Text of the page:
3 Important Things College Teaches Us | #SingaporeSignatures

Learning to budget comes in handy with resourcefulness as well. If you’re forced to be on a budget – as in, you have no choice but to budget your money out, you’ll learn how to scrimp and save.
That way, when you’re in the work force and your budget (hopefully) isn’t as tight as when you were a college student, you’ll still make smarter financial decisions.

Social Drinking
The modern professional is presented with plenty of opportunities to have a few pints, pitchers, or cocktails after work. If you didn’t go to college and learn that there’s always a time and a place for this type of event, you may not have been able to control yourself.

You now know that your work supervisor finds it much less entertaining if you show up for the job late, hung-over, or generally unproductive. Sure, you could order that last call drink on a Wednesday night. But Thursday morning comes awfully fast and you won’t have the option of just skipping this class.

If you save big party nights for the weekend and avoid keg stands at company parties, you know you’ll be safe in your place at work.
Some might say that college imposes a certain type of childish social behaviour in people that’s hard to lose, but the boundaries established by your job usually ends that within a few years.

Good news everybody! All that time you spent on InsideTech, Facebook, and Twitter can actually help you get a job.
Finding new friends is associated with the college era because it’s the critical time where you decide on the type of person you wish to become and by extension, on the people you wish to surround yourself with. It’s no surprise that the most influential social network on the web, Facebook, was created on a major college campus by a geeky student wanting to expand his social circle.

The creation of this type of social media has led many to new jobs, relationships, and business opportunities. The bigger your social circle becomes online, the more attuned it becomes to your own sensibilities and job requirements. Nowadays, a “noob” gaming programmer can follow the major programmers online from Electronic Arts and know what they are reading, who their own friends are, and where they intend to take the industry in the next few years.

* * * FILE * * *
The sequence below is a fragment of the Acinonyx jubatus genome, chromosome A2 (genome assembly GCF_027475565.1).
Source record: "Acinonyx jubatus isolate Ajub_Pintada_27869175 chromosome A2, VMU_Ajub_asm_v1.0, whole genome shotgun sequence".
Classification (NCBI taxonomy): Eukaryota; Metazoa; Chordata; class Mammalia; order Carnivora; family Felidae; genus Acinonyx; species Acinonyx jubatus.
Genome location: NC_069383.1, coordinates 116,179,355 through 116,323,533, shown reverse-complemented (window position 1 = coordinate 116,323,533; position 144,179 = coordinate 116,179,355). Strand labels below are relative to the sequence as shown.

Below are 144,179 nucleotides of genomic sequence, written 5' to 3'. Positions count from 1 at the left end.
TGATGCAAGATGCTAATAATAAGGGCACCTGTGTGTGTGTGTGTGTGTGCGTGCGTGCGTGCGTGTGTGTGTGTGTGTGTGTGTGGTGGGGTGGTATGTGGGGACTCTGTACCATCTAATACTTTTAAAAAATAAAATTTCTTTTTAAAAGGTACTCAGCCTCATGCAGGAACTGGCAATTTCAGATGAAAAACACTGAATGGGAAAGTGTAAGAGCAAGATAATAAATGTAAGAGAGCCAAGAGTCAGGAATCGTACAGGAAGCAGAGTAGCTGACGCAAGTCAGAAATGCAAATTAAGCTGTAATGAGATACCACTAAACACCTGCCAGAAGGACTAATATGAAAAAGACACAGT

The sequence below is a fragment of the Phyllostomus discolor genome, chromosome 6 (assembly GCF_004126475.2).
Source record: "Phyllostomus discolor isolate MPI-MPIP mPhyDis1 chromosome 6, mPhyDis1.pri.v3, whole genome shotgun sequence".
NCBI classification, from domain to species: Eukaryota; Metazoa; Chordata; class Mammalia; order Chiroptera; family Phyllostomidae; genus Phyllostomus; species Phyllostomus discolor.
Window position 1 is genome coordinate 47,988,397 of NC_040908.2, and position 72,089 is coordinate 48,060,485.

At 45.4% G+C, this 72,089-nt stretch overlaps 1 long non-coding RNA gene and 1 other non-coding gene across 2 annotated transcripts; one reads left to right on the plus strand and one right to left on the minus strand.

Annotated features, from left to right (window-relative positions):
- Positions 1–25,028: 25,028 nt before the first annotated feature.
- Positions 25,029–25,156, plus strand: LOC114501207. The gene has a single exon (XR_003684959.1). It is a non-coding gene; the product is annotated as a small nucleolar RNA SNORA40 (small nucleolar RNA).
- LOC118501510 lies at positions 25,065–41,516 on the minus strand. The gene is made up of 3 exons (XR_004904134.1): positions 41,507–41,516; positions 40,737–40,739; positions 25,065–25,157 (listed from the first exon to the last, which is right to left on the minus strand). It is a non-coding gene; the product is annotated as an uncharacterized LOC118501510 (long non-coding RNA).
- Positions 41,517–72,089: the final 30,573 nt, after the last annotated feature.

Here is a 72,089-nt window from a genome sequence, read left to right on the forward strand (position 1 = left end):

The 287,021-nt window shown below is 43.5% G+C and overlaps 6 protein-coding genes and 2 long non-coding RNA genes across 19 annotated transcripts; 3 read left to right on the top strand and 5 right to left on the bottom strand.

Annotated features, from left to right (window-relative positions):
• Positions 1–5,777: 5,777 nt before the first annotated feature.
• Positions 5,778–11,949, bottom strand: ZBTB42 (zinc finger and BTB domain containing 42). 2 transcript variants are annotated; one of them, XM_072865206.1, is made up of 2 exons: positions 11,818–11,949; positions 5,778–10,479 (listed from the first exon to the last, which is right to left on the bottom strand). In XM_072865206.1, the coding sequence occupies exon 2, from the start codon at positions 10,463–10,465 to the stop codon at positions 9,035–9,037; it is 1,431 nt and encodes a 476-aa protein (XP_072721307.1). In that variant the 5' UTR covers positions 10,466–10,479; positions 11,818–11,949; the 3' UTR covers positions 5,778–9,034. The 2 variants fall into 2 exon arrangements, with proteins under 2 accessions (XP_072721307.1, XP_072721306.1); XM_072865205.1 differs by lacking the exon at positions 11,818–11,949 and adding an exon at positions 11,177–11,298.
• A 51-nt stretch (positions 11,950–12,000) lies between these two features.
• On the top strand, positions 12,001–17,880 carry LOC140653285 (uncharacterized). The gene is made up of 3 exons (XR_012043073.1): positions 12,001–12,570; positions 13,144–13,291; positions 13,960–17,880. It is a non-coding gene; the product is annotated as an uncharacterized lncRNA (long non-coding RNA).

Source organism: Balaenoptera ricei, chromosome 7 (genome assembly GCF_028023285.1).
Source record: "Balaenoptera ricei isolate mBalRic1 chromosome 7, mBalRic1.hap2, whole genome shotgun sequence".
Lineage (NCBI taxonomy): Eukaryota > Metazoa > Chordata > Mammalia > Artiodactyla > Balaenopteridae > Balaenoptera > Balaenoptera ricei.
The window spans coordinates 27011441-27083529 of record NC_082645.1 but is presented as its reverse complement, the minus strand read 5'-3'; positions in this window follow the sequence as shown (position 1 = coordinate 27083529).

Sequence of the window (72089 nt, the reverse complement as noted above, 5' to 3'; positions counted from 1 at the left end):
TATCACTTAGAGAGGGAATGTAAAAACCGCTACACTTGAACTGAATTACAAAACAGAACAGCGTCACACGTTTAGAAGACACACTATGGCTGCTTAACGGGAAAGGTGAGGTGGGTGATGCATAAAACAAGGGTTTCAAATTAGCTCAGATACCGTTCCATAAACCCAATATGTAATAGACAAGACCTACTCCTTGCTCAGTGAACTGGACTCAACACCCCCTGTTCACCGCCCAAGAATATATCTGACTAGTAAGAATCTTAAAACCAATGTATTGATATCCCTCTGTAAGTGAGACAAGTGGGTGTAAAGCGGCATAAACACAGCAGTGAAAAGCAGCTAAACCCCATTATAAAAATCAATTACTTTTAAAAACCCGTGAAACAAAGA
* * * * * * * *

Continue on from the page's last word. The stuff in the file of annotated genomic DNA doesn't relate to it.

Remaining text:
If you’re good enough, you can even challenge their own ideas through the immediate access these sites provide, such as email or PMs. For jobs, candidates can find out about internal opportunities in a workplace by tapping into the personal networks of extended connections.

This is similar to what happened when you pledged the fraternity, made your way up to the inner circle and started telling everyone what to do. You chose your circle and decided to set your influence.
While people in their 20s and 30s seem to take the most advantage of web networking, the open-source open-access relationships benefit everyone.

Of course, all this openness means you need to keep your social profiles relatively clean. Pictures of your engagement in sloppy, suspect activities is not a good first impression for potential employers.
Free time is precious. This is not something that we really learn until college graduation approaches and it’s definitely something we can really appreciate when we’re working 50-hour shifts at our day jobs.

Appreciating Vacation
In kindergarten, we went to school for a half a day. The next 12 grades held class 180 days a year, which left over half of every year where you weren’t in a classroom. Summers were months of long leisure marathons, interrupted only by school schedules with generous holiday breaks peppered throughout the calendar.

In college, these sprawling vacations began to disappear. Sure, you still had the benefits of summer, but as you got closer and closer to graduating that free time began to evaporate. Your free time was increasingly spent looking for a job to pay for that new apartment or your new car. By Junior and Senior year, everybody was strategically scrambling to fill his or her free time with internships.

When you graduated, even that tiny expanse of free time disappeared. Like gossamer blown to dust. Once you landed a job, you knew it was all over. There’s no spring break (that final parting salvo of childhood) and no three-week holiday breaks.

Vacation is precious now. So remember to live it up in style and with passion. Do you forget to do this? If so, don’t.

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